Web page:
• Stephanie

      Mary, they can’t/don’t do that for drivers, how would you like them to do that for cyclists? And I know the cyclists you’re talking about, but don’t put all of us in that category. I stop at every red light, crosswalk, etc. Even following all of the rules, I have been hit a couple of times because drivers (not all) are not looking for cyclists, or could care less if they hit us…especially those that are in a hurry to run the next red light.

      • Mary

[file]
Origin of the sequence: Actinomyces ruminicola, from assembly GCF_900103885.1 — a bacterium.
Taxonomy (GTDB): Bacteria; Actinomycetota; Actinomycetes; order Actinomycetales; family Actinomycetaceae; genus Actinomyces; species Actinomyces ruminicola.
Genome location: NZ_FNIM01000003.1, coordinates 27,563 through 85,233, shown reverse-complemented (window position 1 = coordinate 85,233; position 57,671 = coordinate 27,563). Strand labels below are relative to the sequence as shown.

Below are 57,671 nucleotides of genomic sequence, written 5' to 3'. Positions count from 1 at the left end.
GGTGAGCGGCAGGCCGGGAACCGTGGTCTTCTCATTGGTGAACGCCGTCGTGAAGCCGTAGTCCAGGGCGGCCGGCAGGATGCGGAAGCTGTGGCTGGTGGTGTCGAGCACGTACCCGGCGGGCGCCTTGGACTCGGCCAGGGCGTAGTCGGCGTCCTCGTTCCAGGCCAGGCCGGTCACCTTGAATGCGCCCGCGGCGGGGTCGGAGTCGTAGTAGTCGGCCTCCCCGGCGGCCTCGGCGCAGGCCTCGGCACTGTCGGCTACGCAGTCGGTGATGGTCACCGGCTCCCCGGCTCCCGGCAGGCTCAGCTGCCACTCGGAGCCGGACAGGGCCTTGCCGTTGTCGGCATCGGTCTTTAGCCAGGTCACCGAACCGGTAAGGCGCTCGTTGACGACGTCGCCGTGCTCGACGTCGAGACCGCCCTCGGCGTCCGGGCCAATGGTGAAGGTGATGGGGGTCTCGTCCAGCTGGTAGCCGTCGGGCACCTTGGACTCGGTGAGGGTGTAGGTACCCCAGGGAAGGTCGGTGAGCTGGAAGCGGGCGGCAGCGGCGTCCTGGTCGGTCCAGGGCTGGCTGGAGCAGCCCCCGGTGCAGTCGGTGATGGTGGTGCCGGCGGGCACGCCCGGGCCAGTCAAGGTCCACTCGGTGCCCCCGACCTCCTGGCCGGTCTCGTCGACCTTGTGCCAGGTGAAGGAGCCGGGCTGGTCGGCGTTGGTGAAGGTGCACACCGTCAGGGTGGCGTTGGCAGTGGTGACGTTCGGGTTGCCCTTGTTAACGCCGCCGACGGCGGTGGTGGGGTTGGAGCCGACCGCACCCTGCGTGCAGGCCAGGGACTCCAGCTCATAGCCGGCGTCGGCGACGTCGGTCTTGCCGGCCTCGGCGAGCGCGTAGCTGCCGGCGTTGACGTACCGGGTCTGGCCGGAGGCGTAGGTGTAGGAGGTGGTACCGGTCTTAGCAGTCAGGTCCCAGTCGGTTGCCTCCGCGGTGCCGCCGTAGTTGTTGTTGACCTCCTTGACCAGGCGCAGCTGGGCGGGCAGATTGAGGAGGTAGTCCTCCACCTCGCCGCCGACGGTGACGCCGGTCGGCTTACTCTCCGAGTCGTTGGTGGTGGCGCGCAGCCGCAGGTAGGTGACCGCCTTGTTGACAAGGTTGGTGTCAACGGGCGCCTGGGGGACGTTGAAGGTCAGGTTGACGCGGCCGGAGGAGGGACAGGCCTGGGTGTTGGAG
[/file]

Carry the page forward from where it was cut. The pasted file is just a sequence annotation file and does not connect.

Stephanie, I beg to differ with you especially downtown. Yes the police do ticket offenders when they catch them in the act. The problem is the police have no legal standing to actually ticket a cyclist. The problem with cyclist and no not all but the majority of them is that they have no regard for anyone around them, they believe that it is with in their rights to not obey road laws. I drive Comm Ave almost every day I can count on two hands in the past 6 months how many cyclist I have seen stop at any of the lights along that stretch of road. In my commute down Comm Ave on any given weekday I see 60 to 70 different cyclist in 20 minutes during rush hour drive time. Just last week I saw three auto accidents caused by these cyclist who blew red lights and caused cars smash into one another to avoid running the cyclist over. You know what the cyclist does flips the bird says Foff and keeps on driving.